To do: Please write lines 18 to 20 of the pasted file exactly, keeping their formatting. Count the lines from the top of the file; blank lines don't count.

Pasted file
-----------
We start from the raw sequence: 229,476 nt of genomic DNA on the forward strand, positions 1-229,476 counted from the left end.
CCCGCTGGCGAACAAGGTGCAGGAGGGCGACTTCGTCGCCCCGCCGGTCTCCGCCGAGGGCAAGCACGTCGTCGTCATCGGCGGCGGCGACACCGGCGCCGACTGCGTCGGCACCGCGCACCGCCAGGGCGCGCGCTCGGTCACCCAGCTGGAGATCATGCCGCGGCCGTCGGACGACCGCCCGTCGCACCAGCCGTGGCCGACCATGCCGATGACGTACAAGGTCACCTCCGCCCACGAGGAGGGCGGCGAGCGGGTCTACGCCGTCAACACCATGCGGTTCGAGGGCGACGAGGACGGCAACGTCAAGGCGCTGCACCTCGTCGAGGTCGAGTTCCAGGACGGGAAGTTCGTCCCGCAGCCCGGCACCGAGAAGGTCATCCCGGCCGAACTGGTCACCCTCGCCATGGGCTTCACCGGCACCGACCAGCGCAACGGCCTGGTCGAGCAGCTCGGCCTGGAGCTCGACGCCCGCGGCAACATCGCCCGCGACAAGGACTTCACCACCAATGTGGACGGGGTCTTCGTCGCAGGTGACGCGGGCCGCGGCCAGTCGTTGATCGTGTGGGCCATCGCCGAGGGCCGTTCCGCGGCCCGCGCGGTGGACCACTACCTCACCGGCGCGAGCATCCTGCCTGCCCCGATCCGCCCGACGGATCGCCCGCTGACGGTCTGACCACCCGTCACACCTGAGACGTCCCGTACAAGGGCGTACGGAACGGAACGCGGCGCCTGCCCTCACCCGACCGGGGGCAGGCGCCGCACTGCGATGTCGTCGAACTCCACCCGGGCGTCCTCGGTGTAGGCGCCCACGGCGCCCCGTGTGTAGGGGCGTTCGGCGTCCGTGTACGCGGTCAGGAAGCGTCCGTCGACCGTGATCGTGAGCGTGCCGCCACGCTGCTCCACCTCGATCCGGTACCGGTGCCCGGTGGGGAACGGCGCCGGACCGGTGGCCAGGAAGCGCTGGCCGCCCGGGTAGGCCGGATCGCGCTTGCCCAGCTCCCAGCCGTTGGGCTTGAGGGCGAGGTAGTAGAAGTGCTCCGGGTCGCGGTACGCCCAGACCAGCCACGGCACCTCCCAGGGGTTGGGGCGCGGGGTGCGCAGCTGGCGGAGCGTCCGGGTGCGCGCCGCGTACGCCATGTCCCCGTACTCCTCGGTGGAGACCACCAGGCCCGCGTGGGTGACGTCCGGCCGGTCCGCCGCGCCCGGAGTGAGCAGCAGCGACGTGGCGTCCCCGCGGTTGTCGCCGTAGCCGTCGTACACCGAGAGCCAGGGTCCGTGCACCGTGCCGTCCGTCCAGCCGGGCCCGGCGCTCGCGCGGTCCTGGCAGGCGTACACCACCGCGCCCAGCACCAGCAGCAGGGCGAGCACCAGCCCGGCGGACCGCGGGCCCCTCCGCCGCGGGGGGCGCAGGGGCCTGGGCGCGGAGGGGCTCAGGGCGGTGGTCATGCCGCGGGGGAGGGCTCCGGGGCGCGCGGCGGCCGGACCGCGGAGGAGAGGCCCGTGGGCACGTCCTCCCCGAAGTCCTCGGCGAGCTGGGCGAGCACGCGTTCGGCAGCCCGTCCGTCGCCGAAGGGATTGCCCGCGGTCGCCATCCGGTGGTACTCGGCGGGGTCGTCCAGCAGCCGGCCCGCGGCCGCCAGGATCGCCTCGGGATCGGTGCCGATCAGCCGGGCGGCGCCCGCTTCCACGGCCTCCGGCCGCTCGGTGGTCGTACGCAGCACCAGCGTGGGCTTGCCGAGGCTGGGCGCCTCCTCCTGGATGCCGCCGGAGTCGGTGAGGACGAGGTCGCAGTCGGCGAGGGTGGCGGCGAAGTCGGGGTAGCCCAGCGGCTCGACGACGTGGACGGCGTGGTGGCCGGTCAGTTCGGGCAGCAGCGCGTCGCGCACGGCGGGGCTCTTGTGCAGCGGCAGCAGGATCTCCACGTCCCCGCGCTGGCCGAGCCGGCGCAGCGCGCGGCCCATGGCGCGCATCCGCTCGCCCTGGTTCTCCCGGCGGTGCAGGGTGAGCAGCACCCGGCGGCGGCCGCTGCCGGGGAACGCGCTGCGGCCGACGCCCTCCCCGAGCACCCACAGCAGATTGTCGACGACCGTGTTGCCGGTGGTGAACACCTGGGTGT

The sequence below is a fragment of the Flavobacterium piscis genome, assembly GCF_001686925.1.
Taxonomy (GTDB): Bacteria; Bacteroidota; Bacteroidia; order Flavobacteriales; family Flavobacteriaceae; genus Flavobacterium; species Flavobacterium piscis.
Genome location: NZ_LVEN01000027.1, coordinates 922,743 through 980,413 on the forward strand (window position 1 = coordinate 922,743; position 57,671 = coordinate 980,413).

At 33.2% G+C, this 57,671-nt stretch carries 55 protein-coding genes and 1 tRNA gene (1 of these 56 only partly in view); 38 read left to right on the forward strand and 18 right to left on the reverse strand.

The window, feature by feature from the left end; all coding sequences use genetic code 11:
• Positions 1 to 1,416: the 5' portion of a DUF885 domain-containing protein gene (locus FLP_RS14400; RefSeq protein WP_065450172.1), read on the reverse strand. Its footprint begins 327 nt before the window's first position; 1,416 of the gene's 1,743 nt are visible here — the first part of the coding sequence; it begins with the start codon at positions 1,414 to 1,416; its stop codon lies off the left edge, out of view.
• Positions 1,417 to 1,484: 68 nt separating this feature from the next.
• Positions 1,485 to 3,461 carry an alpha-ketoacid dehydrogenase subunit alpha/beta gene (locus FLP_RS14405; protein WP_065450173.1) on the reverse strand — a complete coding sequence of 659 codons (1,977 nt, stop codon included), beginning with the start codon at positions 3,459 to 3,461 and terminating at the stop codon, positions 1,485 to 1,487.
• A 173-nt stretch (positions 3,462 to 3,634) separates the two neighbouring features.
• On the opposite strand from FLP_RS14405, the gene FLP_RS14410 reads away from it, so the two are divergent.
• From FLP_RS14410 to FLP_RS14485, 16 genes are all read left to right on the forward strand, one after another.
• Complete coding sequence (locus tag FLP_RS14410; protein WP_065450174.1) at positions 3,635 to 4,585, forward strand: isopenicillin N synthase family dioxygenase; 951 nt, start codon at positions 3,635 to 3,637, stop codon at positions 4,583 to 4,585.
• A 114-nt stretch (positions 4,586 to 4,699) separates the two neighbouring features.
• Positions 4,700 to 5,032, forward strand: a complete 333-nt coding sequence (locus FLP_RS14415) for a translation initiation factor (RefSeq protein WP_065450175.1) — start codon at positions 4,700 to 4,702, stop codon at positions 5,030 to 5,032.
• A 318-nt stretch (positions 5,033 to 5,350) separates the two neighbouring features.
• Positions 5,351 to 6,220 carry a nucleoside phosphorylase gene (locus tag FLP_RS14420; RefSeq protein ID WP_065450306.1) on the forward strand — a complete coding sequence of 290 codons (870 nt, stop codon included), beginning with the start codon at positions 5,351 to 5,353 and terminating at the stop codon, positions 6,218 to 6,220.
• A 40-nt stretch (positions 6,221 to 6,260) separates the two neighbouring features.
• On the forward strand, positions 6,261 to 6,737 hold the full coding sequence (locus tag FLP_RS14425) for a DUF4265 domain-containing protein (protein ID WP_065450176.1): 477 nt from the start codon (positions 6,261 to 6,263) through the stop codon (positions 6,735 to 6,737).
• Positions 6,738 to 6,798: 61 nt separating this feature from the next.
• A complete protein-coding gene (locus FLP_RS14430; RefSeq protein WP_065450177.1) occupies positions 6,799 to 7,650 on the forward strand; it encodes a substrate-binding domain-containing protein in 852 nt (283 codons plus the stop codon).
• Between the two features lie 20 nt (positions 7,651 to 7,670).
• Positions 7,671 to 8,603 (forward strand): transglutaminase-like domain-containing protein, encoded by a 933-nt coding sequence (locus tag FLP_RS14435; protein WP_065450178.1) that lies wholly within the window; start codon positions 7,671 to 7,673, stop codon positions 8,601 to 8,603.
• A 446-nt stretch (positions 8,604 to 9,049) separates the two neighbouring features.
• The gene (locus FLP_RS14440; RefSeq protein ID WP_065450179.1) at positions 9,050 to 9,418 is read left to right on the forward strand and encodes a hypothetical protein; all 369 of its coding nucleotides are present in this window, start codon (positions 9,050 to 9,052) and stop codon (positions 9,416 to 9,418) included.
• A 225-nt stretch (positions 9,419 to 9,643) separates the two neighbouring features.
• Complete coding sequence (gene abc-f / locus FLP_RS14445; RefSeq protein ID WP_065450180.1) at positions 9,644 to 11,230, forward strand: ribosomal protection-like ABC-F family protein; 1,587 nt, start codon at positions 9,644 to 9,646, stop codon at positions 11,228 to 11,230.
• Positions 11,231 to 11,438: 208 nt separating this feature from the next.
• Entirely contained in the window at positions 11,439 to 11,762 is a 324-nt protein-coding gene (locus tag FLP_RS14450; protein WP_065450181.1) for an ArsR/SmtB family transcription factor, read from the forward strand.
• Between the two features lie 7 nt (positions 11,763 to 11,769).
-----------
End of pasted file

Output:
• Positions 5,351 to 6,220 carry a nucleoside phosphorylase gene (locus tag FLP_RS14420; RefSeq protein ID WP_065450306.1) on the forward strand — a complete coding sequence of 290 codons (870 nt, stop codon included), beginning with the start codon at positions 5,351 to 5,353 and terminating at the stop codon, positions 6,218 to 6,220.
• A 40-nt stretch (positions 6,221 to 6,260) separates the two neighbouring features.
• On the forward strand, positions 6,261 to 6,737 hold the full coding sequence (locus tag FLP_RS14425) for a DUF4265 domain-containing protein (protein ID WP_065450176.1): 477 nt from the start codon (positions 6,261 to 6,263) through the stop codon (positions 6,735 to 6,737).